Stevens has a gift for building suspense.  She takes great care in creating detailed imagery and palpable tension in her scenes. In this series, her character, Amelia, can see ghosts and is deathly afraid of attracting them for fear of a creating a psychic bond which would leave her – drained? It seems as if the first book in the series actually gives one a more specific account of what happens if a ghost becomes interested in you but in The Kingdom my impression is that a ghost need only say “Boo” and our heroine would fall apart.

The Kingdom harkens back to great Southern writers like Faulkner especially ABSALOM, ABSALOM  - whether by design or coincidence – I really do not know.  In both cases a family patriarch, Pell Asher in THE KINGDOM, is willing to do anything to protect the family legacy.  Asher has sold off a portion of the town to the government to build a reservoir  and in the process cut the town off from the highway.  Wait! What?  This is so unlikely.  No business person would ever agree to a deal like this. This became the second strike against the credibility of this story.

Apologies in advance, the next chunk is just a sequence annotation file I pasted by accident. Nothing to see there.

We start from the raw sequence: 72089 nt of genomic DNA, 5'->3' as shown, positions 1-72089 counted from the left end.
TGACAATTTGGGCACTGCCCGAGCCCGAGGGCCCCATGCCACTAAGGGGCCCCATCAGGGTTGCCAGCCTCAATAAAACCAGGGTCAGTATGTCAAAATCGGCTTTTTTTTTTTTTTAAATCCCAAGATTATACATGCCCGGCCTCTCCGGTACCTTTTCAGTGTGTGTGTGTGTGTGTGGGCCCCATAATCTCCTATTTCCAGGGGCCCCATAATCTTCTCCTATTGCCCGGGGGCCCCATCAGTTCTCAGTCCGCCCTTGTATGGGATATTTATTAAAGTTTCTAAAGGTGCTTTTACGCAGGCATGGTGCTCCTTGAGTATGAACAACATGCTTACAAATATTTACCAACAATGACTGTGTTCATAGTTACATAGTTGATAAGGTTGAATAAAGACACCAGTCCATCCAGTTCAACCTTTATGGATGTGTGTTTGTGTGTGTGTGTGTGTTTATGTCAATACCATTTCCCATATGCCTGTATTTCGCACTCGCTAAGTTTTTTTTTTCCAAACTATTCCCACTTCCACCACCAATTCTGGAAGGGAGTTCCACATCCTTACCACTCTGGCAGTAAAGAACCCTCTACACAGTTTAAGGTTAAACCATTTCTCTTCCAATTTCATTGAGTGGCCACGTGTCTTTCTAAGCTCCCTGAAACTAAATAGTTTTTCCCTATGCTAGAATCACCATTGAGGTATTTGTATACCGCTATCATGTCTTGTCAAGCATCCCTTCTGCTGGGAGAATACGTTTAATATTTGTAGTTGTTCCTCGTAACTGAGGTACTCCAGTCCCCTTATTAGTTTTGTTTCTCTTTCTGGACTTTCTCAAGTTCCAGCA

The reservoir is constructed by flooding a cemetery.  Creepy! But the most we get out of this wonderful premise is a bunch of bell tolling.  :-(

Much like ABSOLOM,ABSOLOM Asher’s sons find themselves trapped in their father’s dream of glory and part of its demise. As Asher’s personal fortune dwindles because of his terrible business decisions, his lust for heirs grows out of control.

Before the book is over, the reader will be introduced to troubled teens, psychics, shape changers, witches and mountain magic – oh – and a dog. Our fragile heroine spends most of the time telling us how wonderful she feels inside a cemetery, as long as it is on hallowed ground, because the ghosties can’t reach her there. Which is weird because I would expect to see ghosts in a cemetery not just randomly around town. This really threw me  for a loop. When she is not in the cemetery, or hiding from ghosts, Amelia is trying to solve the mystery of a young woman who died under mysteries circumstances at Asher Falls.